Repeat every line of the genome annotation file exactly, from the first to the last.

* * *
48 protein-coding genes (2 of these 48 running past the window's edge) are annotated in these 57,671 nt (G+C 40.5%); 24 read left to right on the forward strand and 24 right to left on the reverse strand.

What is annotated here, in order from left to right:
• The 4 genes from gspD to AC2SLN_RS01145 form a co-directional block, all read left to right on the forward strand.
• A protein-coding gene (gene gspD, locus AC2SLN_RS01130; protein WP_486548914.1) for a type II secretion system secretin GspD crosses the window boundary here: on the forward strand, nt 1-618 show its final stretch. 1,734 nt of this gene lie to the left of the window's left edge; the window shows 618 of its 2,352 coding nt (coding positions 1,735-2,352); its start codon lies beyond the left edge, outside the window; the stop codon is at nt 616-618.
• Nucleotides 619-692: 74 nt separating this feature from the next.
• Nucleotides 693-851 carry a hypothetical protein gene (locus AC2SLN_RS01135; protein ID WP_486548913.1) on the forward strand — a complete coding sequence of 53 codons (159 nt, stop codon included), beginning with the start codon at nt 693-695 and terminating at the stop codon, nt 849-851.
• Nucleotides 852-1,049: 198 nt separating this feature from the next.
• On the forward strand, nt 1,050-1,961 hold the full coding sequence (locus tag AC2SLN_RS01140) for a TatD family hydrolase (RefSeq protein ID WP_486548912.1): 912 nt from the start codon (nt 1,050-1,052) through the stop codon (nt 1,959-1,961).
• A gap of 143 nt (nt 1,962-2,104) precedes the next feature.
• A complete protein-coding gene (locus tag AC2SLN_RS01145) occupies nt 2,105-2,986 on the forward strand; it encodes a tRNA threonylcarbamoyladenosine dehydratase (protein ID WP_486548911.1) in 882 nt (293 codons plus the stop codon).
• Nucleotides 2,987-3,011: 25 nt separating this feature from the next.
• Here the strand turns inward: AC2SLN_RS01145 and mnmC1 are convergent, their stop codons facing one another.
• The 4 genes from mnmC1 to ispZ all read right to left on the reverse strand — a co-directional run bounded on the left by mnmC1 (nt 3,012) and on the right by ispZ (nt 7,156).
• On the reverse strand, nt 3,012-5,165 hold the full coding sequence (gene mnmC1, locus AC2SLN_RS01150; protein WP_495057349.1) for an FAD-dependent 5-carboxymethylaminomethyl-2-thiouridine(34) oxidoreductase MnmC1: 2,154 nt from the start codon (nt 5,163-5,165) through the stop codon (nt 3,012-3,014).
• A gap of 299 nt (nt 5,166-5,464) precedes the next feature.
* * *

48 protein-coding genes (2 of these 48 running past the window's edge) are annotated in these 57,671 nt (G+C 40.5%); 24 read left to right on the forward strand and 24 right to left on the reverse strand.

What is annotated here, in order from left to right:
• The 4 genes from gspD to AC2SLN_RS01145 form a co-directional block, all read left to right on the forward strand.
• A protein-coding gene (gene gspD, locus AC2SLN_RS01130; protein WP_486548914.1) for a type II secretion system secretin GspD crosses the window boundary here: on the forward strand, nt 1-618 show its final stretch. 1,734 nt of this gene lie to the left of the window's left edge; the window shows 618 of its 2,352 coding nt (coding positions 1,735-2,352); its start codon lies beyond the left edge, outside the window; the stop codon is at nt 616-618.
• Nucleotides 619-692: 74 nt separating this feature from the next.
• Nucleotides 693-851 carry a hypothetical protein gene (locus AC2SLN_RS01135; protein ID WP_486548913.1) on the forward strand — a complete coding sequence of 53 codons (159 nt, stop codon included), beginning with the start codon at nt 693-695 and terminating at the stop codon, nt 849-851.
• Nucleotides 852-1,049: 198 nt separating this feature from the next.
• On the forward strand, nt 1,050-1,961 hold the full coding sequence (locus tag AC2SLN_RS01140) for a TatD family hydrolase (RefSeq protein ID WP_486548912.1): 912 nt from the start codon (nt 1,050-1,052) through the stop codon (nt 1,959-1,961).
• A gap of 143 nt (nt 1,962-2,104) precedes the next feature.
• A complete protein-coding gene (locus tag AC2SLN_RS01145) occupies nt 2,105-2,986 on the forward strand; it encodes a tRNA threonylcarbamoyladenosine dehydratase (protein ID WP_486548911.1) in 882 nt (293 codons plus the stop codon).
• Nucleotides 2,987-3,011: 25 nt separating this feature from the next.
• Here the strand turns inward: AC2SLN_RS01145 and mnmC1 are convergent, their stop codons facing one another.
• The 4 genes from mnmC1 to ispZ all read right to left on the reverse strand — a co-directional run bounded on the left by mnmC1 (nt 3,012) and on the right by ispZ (nt 7,156).
• On the reverse strand, nt 3,012-5,165 hold the full coding sequence (gene mnmC1, locus AC2SLN_RS01150; protein WP_495057349.1) for an FAD-dependent 5-carboxymethylaminomethyl-2-thiouridine(34) oxidoreductase MnmC1: 2,154 nt from the start codon (nt 5,163-5,165) through the stop codon (nt 3,012-3,014).
• A gap of 299 nt (nt 5,166-5,464) precedes the next feature.